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Church to transform industrial site

Tom O'Leary Nov 11
Church to transform industrial site
The Majestic Church’s new complex is planning open in early 2020.

The congregation of central Christchurch’s Majestic Church is eagerly anticipating the opening of its new complex on Durham Street next year, the end of a tremendous nine-year journey since it was moved from its previous home, the old Majestic Theatre on Manchester Street, condemned after the 2011 earthquakes.

Majestic Church Senior Minister Leo Hanssen says the journey has presented both obstacles and opportunities.

“We bought Cranmer Courts in Cranmer Square, and had architectural drawings done to develop that piece of land, keeping existing residential, adding more residential, along with an auditorium, artists’ quarters, café, and a car parking building.”

He says the multi-faceted community complex proposed would have been designed by one of the world’s best architects, been in keeping with the area, and made a valuable contribution to the recovery of Christchurch city.

“Because it was a change of land use, we had a public three-day hearing in front of a commissioner, and were turned down for planning permission. That put us back to square one.”

Majestic Church sold the Cranmer Courts piece of land and bought the old Mace Engineering site in an industrial area of the CBD, at the end of a block bordered by Durham Street South, Walker Street, and Wilmer Street, which is being developed now.Leo says about a quarter of the 10,500sqm site’s existing buildings have been demolished.

The remaining buildings are being refurbished to include a large auditorium and community spaces.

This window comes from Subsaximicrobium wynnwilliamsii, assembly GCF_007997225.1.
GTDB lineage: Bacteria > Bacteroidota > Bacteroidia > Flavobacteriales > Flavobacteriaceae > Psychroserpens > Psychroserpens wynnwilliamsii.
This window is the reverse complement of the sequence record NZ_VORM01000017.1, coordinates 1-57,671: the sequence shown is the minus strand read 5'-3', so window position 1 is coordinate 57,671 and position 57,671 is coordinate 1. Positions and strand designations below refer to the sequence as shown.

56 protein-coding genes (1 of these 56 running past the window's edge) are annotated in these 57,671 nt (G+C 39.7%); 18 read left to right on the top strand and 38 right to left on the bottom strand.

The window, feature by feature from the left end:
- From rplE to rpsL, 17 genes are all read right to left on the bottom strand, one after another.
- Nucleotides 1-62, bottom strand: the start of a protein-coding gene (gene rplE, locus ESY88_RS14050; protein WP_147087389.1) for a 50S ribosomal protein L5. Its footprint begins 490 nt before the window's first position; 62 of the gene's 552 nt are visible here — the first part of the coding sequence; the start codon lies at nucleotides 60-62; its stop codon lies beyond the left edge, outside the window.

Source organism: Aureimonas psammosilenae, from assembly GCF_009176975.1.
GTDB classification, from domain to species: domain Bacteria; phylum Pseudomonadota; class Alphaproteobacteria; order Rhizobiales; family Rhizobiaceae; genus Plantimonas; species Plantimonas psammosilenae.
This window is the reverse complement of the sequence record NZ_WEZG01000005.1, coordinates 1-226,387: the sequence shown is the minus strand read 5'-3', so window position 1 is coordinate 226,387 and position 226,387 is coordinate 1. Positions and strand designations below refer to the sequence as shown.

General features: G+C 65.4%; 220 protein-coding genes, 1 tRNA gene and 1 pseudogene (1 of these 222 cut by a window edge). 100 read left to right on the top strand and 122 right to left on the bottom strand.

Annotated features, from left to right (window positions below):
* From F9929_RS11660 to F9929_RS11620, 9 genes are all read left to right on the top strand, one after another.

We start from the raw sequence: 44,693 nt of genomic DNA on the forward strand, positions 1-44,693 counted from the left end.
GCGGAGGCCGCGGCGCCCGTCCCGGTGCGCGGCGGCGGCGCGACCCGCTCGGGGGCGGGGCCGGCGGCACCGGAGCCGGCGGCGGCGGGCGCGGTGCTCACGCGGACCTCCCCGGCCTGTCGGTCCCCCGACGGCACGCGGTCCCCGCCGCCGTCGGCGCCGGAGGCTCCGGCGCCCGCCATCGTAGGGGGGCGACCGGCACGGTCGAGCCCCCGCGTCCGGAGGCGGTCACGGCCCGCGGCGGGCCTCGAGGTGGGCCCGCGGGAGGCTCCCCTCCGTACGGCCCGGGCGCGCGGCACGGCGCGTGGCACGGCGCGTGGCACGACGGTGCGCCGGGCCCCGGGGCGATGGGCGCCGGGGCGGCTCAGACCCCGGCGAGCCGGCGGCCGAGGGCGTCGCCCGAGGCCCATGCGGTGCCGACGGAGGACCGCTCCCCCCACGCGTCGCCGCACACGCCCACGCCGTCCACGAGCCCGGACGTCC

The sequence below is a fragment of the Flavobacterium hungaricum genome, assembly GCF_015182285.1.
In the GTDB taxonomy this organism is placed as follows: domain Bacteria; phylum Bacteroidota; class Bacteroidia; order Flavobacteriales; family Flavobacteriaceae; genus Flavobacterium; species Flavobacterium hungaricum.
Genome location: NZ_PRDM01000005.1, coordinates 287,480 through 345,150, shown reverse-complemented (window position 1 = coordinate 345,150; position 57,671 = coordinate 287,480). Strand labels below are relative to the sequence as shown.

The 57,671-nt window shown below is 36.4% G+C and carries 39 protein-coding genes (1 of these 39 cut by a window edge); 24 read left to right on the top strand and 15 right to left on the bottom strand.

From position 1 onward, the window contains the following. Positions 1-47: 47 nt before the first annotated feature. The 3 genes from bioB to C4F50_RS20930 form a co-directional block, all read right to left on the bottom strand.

Modern interventions will be inserted into the existing collection of buildings, and some of these will open into a new courtyard formed by the shell of the existing structures.

“The existing industrial character of the site has been retained,” Leo says.

“We’ve kept the refurbishment pretty raw and industrial, so it still looks like it was.

“The ceiling in our new auditorium is shiplap timber and we’re keeping it exposed. We are putting in state of the art sound and lighting, so that will be the modern part of the development.”

Some of the buildings repurposed for commercial use are already in operation, and Majestic Church is now concentrating on repurposing buildings for the church community and for Christchurch city.

Church to transform industrial site

Some of the buildings on the Durham Street site are being refurbished to include a large auditorium and community spaces.

 

For seven years, the Majestic Church congregation meet at a rented premises on Moorhouse Ave, until the summer of 2017/18 when a building became available at the newly bought site.

It was repurposed as a transitional facility for the congregation to meet in while the new auditorium and complex is being developed.

Leo says the new facility is a huge step up from the old Majestic Theatre, which was landlocked and disabled further development.

“With this new complex, we are able to spread out a whole lot more. We run a dance school called Swarm Studios with 200 plus students, and that is going to be able to extend.

“We are quite involved in the creative arts, and we will be able to get a whole lot more of the arts operating in the space as well.

“We have a huge area for our children, youth, and young adults congregation, and are now talking with other organisations about how we can partner with them to make this a more community focused space.”

One of the biggest parts of the Majestic Church’s development vision is the auditorium.

“All of these buildings are going to be spaces we can rent out. We want to be seen as part of the community, part of the city,” Leo says.

The repurposing project has gone smoothly so far, without the discovery of any nasties to further delay the development.

“The build is now ahead of schedule, and we have hopefully passed all of the stuff that can trip you up.”

The complex is looking to be open in early 2020, and the congregation can’t wait to be in there.

“It’s been a huge journey for us, of eight years and counting, being turned down once for some-thing we thought we were going to get and having to start over again,” Leo says.

“The auditorium is right next door to our Majestic Transitional Church, so people are seeing the development progress week by week. They have been investing financially into it as well and have been very excited to see it coming together.”

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